Sunday, October 25, 2015

Twenty-Second Sunday after Pentecost

Hebrews 7
23 Now there have been many of those priests, since death prevented them from continuing in office; 24 but because Jesus lives forever, he has a permanent priesthood. 25 Therefore he is able to save completely[a] those who come to God through him, because he always lives to intercede for them.
26 Such a high priest truly meets our need—one who is holy, blameless, pure, set apart from sinners, exalted above the heavens. 27 Unlike the other high priests, he does not need to offer sacrifices day after day, first for his own sins, and then for the sins of the people. He sacrificed for their sins once for all when he offered himself. 28 For the law appoints as high priests men in all their weakness; but the oath, which came after the law, appointed the Son, who has been made perfect forever.

Colourful stacks of signs are back in basements and garages. Campaign “literature” has been recycled, ballots are packed away to be sent to Ottawa, where they are securely stored for 10 years (which must resemble the warehouse at the end of Raiders of the Lost Ark).

And we live with the results. Some are elated, some disappointed, some already planning for next time. In every case, we live happily in the knowledge that transitions happen peacefully in Canada, governments come and go, and in the end we remain ‘glorious and free.’

Elections are tricky business in the church. As a charity, we are limited by CRA rules and cannot been seen as partisan or overly political in our work. On one level this is absurd, since politics is concerned with the well-being of citizens, clearly something we care about. Even Aristotle described the practical science of politics as dedicated to noble action and the happiness of the people—again, something we share.

And since the earliest days of the United Church, we have had a foot in the political realm. Think of Stanley Knowles, David MacDonald, and until recently Bill Blaikie—ministers who served in parliament with the blessing of the church. This time around, my friend and colleague Rob Oliphant was elected, and I know there are others who failed in the attempt.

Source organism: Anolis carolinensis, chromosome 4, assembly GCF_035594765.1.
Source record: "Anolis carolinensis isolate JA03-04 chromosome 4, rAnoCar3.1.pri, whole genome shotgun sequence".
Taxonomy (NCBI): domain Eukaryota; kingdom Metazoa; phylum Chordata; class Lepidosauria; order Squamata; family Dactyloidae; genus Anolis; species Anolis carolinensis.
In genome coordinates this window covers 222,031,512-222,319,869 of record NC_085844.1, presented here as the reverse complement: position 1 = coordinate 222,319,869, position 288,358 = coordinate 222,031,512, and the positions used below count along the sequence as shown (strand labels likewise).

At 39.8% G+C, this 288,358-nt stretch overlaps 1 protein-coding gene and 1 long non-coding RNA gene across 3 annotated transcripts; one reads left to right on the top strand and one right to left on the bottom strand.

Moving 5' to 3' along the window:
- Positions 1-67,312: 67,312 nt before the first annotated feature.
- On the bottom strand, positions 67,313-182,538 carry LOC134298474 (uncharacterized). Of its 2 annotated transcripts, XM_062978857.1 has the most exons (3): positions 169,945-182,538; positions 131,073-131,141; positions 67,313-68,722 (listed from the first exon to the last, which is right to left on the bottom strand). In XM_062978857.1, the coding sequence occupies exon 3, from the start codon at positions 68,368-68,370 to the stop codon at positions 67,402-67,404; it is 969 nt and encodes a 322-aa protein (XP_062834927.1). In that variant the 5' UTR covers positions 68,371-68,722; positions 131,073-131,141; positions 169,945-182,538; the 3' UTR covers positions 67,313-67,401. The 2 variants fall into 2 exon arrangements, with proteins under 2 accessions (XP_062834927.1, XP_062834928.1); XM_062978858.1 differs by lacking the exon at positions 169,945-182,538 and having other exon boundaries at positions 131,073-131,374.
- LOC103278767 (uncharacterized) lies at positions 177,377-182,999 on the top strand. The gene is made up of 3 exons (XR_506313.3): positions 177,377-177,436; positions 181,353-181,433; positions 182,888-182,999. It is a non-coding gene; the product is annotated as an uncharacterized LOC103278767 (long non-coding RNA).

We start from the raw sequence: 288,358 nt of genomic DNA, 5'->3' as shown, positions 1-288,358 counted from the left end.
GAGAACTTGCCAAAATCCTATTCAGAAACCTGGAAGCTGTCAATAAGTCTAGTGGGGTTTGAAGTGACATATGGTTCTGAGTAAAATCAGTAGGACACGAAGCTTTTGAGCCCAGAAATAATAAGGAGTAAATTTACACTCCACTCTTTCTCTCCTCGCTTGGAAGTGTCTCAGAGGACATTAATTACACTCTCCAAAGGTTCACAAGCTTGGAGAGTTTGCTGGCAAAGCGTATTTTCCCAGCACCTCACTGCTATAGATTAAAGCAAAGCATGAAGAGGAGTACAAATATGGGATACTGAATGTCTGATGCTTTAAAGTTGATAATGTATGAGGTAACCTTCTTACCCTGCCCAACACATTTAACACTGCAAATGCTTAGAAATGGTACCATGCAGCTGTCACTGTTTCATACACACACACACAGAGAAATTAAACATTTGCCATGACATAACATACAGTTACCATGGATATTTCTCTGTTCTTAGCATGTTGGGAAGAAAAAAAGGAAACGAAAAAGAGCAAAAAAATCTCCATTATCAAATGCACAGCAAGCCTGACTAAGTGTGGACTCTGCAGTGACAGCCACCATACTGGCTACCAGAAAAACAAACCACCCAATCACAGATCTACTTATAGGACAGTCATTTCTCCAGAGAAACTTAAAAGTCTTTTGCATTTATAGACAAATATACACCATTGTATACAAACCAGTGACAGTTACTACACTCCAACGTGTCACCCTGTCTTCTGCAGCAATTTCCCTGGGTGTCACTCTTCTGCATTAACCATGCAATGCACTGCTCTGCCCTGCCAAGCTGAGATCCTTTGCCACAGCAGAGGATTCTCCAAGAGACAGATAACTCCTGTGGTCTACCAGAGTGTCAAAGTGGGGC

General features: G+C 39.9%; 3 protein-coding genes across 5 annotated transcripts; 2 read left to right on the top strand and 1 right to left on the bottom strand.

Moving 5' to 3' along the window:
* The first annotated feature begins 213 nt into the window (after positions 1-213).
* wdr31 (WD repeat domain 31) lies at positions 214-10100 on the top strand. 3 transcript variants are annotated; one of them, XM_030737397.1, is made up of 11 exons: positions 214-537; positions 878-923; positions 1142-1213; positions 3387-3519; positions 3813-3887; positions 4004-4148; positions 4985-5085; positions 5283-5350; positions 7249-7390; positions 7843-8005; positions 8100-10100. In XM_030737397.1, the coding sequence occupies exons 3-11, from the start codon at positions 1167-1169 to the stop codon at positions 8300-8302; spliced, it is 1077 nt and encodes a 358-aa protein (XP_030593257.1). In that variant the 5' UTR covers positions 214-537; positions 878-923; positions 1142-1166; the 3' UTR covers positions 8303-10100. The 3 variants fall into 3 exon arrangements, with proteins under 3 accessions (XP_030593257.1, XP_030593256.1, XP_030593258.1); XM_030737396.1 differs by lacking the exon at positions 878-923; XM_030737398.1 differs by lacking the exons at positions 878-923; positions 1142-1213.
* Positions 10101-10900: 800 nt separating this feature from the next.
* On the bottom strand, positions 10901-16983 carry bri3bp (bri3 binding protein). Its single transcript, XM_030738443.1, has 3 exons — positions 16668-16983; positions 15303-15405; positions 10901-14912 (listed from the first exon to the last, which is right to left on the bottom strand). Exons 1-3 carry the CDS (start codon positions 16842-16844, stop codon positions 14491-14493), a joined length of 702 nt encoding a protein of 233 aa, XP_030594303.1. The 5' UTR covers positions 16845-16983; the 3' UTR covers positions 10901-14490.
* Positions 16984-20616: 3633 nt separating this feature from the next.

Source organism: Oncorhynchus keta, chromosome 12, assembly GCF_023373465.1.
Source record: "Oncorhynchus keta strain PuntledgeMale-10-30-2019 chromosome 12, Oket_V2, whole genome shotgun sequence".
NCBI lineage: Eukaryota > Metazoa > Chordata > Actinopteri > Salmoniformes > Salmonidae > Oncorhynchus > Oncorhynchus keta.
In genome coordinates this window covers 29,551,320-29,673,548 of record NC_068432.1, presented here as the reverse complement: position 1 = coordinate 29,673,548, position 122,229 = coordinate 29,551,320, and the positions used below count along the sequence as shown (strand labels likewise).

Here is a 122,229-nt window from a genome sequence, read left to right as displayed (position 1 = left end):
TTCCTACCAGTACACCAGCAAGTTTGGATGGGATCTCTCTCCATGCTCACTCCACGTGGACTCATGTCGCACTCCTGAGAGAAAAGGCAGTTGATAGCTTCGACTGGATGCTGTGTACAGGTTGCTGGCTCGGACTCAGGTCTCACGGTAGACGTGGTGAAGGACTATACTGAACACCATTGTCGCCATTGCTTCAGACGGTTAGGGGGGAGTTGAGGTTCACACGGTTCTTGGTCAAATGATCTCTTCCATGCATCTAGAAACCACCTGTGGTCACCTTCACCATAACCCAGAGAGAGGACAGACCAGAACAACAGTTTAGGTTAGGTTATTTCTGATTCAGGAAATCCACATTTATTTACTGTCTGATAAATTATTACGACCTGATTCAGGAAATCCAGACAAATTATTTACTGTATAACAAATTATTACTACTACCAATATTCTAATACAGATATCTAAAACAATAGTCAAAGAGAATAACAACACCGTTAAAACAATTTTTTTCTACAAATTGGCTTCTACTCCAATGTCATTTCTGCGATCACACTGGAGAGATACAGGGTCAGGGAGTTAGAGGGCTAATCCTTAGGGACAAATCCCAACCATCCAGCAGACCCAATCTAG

Even the Manual, the document that governs the church, has a section dedicated to what happens when your minister becomes a Member of Parliament. But don’t worry, I’m far too shy for politics, and besides, I’ve voted for a variety of parties through the years, which is poison to most partisans.

So we preach values instead. Almost all of our outreach at Central is focused on an anti-poverty agenda: two drop-ins, an apartment building, and support for the food bank. Some is charitable and some is more transformational, and all consistent with the compassionate way of Jesus Christ. Are we political? Yes and no. We colour inside the lines, but we are engaged in noble action for the happiness of others.

So what about politics in the Bible? Funny you should ask. The author of Hebrews spends the seventh chapter looking at the contrast between the High Priest of Israel and Jesus Christ, appointed as our high priest. It is a simple enough argument: the office has been transformed from one realm to another, and we (as Christians) can take heart that the key task of the High Priest (reconciliation with God) has now happened once and for all.

But this requires a deeper look, both because it is perilously close to an anti-Judaic argument, and because it assumes we understand the practice of atonement. But before we look at these things, we should take a look at the office of High Priest of Israel.

If we focus on the Second Temple period, the time between the return from exile to the destruction of the Temple (70CE), the office of High Priest looks vaguely familiar to moderns. Of course the role evolves over time, and the relationship between the High Priest and the Sanhedrin remains unclear, but the parallel to a Prime Minister would be close.

In the absence of a king, various foreign powers allowed Jews in Israel to largely govern themselves, with overlordship remaining in Babylon or Rome, and the day to day business of civil administration falling to locals. There were governors, of course, but they had concerns outside legal matters, local politics and the civic religion that ensured well-being. These fell to the Sanhedrin and the High Priest.

There is even some evidence that the High Priest was occasionally elected, with required attributes that seem strangely contemporary. According to the Jewish Encyclopedia, “the high priest was expected to be superior to all other priests in physique, in wisdom, in dignity, and in material wealth.” Justin, is that you?